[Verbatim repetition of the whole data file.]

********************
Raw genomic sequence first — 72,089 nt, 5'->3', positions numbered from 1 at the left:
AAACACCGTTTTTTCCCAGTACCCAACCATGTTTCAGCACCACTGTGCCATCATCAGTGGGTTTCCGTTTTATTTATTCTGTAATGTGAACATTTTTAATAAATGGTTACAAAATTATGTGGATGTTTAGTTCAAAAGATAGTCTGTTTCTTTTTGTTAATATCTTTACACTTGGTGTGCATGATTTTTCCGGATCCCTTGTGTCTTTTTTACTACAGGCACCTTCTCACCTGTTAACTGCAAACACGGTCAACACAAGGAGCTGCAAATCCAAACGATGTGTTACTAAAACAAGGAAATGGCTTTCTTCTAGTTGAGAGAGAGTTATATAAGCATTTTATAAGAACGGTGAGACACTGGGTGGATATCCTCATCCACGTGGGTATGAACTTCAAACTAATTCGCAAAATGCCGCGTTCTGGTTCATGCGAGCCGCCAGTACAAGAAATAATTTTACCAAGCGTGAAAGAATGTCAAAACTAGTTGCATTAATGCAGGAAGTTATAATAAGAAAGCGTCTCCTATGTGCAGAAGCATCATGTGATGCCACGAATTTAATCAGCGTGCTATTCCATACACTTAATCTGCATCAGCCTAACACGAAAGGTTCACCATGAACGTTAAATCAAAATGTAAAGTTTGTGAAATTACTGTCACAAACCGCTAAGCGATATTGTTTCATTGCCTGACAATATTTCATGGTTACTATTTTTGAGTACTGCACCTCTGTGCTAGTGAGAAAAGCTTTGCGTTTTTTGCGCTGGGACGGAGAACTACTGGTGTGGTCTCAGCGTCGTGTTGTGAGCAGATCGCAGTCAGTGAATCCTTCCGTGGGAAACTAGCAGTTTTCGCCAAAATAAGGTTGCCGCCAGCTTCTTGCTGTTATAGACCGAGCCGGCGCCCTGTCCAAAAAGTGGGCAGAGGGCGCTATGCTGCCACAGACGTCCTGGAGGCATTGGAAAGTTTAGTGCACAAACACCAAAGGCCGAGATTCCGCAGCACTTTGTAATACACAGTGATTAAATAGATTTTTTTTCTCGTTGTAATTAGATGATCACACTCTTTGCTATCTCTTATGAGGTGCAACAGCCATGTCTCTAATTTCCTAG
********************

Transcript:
Raw genomic sequence first — 72,089 nt, 5'->3', positions numbered from 1 at the left:
AAACACCGTTTTTTCCCAGTACCCAACCATGTTTCAGCACCACTGTGCCATCATCAGTGGGTTTCCGTTTTATTTATTCTGTAATGTGAACATTTTTAATAAATGGTTACAAAATTATGTGGATGTTTAGTTCAAAAGATAGTCTGTTTCTTTTTGTTAATATCTTTACACTTGGTGTGCATGATTTTTCCGGATCCCTTGTGTCTTTTTTACTACAGGCACCTTCTCACCTGTTAACTGCAAACACGGTCAACACAAGGAGCTGCAAATCCAAACGATGTGTTACTAAAACAAGGAAATGGCTTTCTTCTAGTTGAGAGAGAGTTATATAAGCATTTTATAAGAACGGTGAGACACTGGGTGGATATCCTCATCCACGTGGGTATGAACTTCAAACTAATTCGCAAAATGCCGCGTTCTGGTTCATGCGAGCCGCCAGTACAAGAAATAATTTTACCAAGCGTGAAAGAATGTCAAAACTAGTTGCATTAATGCAGGAAGTTATAATAAGAAAGCGTCTCCTATGTGCAGAAGCATCATGTGATGCCACGAATTTAATCAGCGTGCTATTCCATACACTTAATCTGCATCAGCCTAACACGAAAGGTTCACCATGAACGTTAAATCAAAATGTAAAGTTTGTGAAATTACTGTCACAAACCGCTAAGCGATATTGTTTCATTGCCTGACAATATTTCATGGTTACTATTTTTGAGTACTGCACCTCTGTGCTAGTGAGAAAAGCTTTGCGTTTTTTGCGCTGGGACGGAGAACTACTGGTGTGGTCTCAGCGTCGTGTTGTGAGCAGATCGCAGTCAGTGAATCCTTCCGTGGGAAACTAGCAGTTTTCGCCAAAATAAGGTTGCCGCCAGCTTCTTGCTGTTATAGACCGAGCCGGCGCCCTGTCCAAAAAGTGGGCAGAGGGCGCTATGCTGCCACAGACGTCCTGGAGGCATTGGAAAGTTTAGTGCACAAACACCAAAGGCCGAGATTCCGCAGCACTTTGTAATACACAGTGATTAAATAGATTTTTTTTCTCGTTGTAATTAGATGATCACACTCTTTGCTATCTCTTATGAGGTGCAACAGCCATGTCTCTAATTTCCTAG